VAN HORN, Texas (NewsNation Now) — William Shatner, 90, beamed up Wednesday for his first real-life spaceflight and became the oldest person ever to enter the final frontier.

In a 10-minute trip just beyond the Kármán line, Shatner was joined by three others on the second passenger flight from Jeff Bezos’ Blue Origin. Unlike his fictional galactic voyages in “Star Trek,” Shatner launched from a site in west Texas, southeast of El Paso.

“What you have given me is the most profound experience,” an exhilarated Shatner told Bezos after climbing out the hatch. “I hope I never recover from this. I hope that I can maintain what I feel now. I don’t want to lose it.”

Bezos’ space travel company, Blue Origin, used the same capsule and rocket that Bezos used for his own launch three months ago. The crew’s capsule reached an apogee of 347,539 ft. above ground level and had a maximum altitude of about 66 miles before parachuting back into the desert.

“How about that, guys? That was unlike anything they described,” the actor said as the capsule descended.

He said that going from the blue sky to the utter blackness of space was a moving experience: “In an instant you go, `Whoa, that’s death.’ That’s what I saw.”

This video is courtesy of Blue Origin and the announcers and commentary are from Blue Origin staff.

Sci-fi fans reveled in the opportunity to see the man best known as the brave and principled commander of the starship Enterprise boldly go where no star of American TV has gone before. The internet went wild, with Trekkies quoting favorite lines from Kirk, including, “Risk: Risk is our business. That’s what this starship is all about.”

Bezos is a huge “Star Trek” fan — the Amazon founder had a cameo as an alien in one of the later movies — and Shatner rode free as his invited guest.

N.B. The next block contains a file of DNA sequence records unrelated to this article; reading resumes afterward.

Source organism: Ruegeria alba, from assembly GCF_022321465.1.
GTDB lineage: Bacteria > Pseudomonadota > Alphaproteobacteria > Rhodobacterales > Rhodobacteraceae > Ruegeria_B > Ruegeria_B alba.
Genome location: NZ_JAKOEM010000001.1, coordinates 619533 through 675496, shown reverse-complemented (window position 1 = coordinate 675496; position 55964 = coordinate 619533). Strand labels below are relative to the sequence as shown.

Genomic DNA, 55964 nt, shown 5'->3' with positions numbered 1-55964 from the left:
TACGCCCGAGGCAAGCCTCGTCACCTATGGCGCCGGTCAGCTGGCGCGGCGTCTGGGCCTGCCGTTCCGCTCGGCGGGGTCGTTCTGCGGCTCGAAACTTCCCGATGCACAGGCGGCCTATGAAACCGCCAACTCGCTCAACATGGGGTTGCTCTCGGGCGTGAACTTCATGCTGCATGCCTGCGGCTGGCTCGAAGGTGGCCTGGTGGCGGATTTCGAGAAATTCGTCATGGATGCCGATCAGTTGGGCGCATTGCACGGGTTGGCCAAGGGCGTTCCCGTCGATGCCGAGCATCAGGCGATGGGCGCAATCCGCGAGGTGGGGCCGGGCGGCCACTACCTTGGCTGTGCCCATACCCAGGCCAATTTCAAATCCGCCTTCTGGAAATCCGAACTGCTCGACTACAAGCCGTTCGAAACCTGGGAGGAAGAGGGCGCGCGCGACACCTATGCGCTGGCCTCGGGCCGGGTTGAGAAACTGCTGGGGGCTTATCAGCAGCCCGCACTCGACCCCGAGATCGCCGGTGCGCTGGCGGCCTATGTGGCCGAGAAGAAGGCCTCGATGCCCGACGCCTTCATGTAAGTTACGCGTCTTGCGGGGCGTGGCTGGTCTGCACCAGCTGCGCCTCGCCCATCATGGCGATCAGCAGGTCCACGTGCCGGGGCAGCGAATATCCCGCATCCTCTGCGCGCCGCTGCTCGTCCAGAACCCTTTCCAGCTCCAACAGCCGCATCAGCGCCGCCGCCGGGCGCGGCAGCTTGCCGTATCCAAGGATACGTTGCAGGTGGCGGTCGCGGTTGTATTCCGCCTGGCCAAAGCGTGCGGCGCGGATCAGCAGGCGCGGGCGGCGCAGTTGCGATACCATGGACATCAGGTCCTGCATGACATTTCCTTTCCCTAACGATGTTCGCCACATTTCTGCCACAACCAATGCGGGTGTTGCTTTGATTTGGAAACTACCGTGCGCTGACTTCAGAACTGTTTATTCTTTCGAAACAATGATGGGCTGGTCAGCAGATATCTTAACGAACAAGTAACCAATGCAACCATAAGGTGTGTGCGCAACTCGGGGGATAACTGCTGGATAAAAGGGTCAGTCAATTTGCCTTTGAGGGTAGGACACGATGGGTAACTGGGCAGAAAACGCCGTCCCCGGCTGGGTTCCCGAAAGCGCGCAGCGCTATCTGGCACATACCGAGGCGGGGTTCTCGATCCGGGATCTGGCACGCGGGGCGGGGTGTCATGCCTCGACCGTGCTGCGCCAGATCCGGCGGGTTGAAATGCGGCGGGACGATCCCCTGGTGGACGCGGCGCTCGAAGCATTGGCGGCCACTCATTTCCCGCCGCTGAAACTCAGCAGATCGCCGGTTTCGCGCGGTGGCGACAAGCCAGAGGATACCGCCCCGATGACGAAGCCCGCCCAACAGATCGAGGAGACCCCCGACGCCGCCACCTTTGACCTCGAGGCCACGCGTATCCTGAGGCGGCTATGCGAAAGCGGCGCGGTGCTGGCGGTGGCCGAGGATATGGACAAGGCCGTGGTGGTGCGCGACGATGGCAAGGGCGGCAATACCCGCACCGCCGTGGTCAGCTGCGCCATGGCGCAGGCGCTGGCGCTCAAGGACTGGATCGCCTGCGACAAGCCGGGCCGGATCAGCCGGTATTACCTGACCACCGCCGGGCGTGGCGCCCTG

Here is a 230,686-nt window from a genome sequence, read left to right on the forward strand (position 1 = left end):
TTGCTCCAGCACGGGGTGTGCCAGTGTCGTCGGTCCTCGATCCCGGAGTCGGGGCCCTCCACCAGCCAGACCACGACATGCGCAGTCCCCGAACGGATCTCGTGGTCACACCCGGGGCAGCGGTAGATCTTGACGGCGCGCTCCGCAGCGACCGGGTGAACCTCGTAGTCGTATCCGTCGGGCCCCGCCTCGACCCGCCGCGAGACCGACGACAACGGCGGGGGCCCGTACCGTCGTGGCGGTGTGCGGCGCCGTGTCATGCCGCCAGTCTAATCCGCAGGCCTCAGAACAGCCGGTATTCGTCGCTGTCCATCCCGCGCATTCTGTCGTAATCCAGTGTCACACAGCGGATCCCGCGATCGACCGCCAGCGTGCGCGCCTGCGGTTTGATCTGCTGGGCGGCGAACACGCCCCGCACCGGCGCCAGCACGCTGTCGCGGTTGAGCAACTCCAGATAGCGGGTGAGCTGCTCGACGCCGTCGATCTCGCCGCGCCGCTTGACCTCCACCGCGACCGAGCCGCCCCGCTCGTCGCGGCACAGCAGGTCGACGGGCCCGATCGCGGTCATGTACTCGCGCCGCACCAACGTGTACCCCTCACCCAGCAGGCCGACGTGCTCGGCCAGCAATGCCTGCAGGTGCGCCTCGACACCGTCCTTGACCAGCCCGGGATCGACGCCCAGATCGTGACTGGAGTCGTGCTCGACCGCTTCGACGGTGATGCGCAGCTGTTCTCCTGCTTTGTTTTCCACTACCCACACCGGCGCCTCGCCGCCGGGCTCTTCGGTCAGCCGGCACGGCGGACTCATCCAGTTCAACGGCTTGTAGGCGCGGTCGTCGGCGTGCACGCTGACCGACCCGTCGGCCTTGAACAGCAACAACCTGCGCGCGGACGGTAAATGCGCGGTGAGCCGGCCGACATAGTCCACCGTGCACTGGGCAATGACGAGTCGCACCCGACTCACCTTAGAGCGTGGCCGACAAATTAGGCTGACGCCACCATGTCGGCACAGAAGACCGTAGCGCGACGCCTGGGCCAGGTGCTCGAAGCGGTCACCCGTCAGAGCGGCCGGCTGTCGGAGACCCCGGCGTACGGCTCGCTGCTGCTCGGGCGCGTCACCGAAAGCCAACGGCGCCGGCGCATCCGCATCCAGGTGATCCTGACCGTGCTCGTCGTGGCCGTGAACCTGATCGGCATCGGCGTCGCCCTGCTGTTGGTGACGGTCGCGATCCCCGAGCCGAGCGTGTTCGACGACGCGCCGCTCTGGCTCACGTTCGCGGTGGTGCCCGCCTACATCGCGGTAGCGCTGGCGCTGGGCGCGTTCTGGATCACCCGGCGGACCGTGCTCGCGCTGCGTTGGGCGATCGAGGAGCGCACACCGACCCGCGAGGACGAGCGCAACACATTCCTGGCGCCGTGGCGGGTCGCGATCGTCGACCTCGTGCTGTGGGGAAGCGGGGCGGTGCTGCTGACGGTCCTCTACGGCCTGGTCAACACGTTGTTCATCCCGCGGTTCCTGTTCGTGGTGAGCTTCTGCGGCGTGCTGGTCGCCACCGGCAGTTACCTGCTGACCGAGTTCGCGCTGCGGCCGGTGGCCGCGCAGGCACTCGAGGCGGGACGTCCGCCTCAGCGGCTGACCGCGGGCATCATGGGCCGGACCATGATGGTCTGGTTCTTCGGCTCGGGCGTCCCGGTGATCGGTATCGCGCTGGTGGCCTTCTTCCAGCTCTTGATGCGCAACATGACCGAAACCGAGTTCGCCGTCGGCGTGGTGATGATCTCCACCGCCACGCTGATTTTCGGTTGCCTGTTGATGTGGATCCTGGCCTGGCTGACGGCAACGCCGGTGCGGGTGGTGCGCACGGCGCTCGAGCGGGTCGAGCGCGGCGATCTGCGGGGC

The flight brought priceless star power to Bezos’ space-tourism business.

Virgin Galactic’s Richard Branson kicked off the U.S.-based space tourism boom on July 11, riding his own rocketship to space. Bezos followed nine days later aboard his own capsule. Elon Musk stayed behind as his SpaceX company launched its first private flight last month, sending a billionaire, cancer survivor and two ticket winners into orbit.

Last week, the Russians sent an actor and film director to the International Space Station for movie-making.

“We’re just at the beginning, but how miraculous that beginning is. How extraordinary it is to be part of that beginning,” Shatner said in a Blue Origin video posted on the eve of his flight. “It looks like there’s a great deal of curiosity about this fictional character, Captain Kirk, going into space. So let’s go along with it and enjoy the ride.”

Rounding out the crew: Blue Origin Vice President Audrey Powers and two entrepreneurs, Glen de Vries and Chris Boshuizen, who bid unsuccessfully for a seat on the previous flight with Bezos, the founder of Amazon. Blue Origin did not disclose their ticket prices.

Bezos himself drove the four crew members to the launch pad, accompanied them to the platform high above the ground and cranked the hatch shut after they climbed aboard the 60-foot rocket. He was there to greet them when the capsule floated back to Earth under its brilliant blue-and-red parachutes.

“Hello, astronauts. Welcome to Earth!” a jubilant Bezos said as he opened the hatch of the New Shepard capsule, named for first American in space, Alan Shepard.